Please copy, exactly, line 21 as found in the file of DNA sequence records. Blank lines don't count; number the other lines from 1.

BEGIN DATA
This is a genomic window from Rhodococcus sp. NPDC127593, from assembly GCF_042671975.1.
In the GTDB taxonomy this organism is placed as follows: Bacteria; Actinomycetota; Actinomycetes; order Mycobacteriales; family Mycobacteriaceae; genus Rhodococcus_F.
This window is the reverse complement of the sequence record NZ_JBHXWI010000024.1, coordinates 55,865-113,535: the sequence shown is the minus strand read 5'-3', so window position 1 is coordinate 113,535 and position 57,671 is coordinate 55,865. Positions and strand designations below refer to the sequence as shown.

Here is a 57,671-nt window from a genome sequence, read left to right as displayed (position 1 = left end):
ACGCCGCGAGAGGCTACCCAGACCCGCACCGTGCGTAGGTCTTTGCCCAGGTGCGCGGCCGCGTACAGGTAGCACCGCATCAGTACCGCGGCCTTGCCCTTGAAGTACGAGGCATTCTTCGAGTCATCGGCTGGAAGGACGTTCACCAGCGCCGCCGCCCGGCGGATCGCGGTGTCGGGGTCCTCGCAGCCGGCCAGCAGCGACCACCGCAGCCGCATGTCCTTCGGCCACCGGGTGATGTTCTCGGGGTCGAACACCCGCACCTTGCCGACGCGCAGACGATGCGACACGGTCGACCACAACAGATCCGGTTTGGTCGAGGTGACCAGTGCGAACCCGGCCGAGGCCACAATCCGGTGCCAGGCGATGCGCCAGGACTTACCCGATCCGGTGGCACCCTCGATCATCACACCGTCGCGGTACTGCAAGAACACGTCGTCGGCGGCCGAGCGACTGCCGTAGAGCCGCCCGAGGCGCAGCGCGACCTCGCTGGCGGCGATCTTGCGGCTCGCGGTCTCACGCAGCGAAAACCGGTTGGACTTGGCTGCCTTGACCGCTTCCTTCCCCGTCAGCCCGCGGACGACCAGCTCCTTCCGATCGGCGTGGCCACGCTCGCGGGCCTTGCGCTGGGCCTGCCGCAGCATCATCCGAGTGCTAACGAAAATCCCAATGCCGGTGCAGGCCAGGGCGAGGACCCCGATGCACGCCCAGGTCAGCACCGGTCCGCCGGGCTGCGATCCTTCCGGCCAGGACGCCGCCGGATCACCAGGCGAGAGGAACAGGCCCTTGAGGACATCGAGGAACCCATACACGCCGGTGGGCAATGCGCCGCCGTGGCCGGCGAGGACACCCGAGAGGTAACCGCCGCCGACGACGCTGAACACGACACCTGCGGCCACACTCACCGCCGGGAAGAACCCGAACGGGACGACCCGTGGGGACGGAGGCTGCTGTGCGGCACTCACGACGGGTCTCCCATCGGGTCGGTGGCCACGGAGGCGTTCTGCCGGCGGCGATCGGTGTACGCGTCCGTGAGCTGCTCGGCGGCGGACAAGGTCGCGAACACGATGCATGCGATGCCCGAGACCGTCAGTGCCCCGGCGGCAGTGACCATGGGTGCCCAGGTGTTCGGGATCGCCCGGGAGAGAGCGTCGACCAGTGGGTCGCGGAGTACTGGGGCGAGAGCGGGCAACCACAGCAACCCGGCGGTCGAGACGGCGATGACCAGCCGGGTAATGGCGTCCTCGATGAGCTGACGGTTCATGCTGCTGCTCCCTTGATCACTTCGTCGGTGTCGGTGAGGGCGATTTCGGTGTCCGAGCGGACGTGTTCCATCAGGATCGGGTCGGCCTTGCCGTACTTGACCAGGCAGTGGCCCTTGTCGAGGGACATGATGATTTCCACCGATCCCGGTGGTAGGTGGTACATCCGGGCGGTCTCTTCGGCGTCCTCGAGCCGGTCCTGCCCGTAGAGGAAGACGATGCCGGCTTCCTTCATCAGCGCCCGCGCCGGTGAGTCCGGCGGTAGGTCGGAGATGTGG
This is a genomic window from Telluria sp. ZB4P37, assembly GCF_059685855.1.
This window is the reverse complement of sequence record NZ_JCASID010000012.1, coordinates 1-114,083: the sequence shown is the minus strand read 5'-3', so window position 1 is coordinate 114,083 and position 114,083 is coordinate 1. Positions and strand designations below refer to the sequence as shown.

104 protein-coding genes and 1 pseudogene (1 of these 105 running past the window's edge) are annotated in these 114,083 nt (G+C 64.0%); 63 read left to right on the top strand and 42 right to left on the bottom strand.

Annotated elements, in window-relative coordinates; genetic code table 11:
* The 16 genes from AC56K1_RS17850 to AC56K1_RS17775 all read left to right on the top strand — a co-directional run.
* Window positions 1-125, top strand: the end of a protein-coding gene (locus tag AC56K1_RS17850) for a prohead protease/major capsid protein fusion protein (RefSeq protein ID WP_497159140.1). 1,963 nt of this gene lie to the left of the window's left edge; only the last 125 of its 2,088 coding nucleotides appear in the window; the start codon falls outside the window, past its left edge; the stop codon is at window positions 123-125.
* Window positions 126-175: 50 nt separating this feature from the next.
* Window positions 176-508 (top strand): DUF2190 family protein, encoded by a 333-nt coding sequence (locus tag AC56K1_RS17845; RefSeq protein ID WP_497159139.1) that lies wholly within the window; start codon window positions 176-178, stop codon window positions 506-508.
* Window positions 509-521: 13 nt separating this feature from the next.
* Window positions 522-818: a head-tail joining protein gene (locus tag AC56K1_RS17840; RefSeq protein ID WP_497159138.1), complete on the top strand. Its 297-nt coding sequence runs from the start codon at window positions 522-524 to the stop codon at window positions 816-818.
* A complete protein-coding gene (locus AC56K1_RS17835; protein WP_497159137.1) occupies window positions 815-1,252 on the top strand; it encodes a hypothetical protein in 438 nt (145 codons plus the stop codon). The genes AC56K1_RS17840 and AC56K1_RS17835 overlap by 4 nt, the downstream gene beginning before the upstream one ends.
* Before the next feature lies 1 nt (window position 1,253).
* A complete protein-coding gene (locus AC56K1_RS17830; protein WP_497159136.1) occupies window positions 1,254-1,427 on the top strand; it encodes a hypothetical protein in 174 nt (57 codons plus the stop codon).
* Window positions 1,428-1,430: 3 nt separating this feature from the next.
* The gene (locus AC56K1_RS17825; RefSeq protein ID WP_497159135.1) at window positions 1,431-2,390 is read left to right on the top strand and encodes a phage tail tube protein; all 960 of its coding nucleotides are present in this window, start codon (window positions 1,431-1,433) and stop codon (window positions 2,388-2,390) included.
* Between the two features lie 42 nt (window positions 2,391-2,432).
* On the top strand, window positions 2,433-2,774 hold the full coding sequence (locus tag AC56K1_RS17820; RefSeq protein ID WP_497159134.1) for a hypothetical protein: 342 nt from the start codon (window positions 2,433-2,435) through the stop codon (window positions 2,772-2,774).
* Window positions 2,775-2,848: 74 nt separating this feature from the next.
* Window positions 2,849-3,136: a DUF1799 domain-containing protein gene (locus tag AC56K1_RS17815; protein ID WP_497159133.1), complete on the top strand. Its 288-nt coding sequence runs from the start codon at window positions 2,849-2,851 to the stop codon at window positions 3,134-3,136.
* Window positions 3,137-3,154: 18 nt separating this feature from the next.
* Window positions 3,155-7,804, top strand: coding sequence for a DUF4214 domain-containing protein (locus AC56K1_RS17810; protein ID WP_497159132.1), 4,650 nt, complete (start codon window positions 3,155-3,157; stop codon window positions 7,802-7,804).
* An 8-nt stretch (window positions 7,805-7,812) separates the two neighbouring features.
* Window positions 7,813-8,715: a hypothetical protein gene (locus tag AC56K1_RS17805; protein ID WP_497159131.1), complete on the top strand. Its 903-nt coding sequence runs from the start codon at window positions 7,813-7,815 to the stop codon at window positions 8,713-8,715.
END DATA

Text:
* Between the two features lie 42 nt (window positions 2,391-2,432).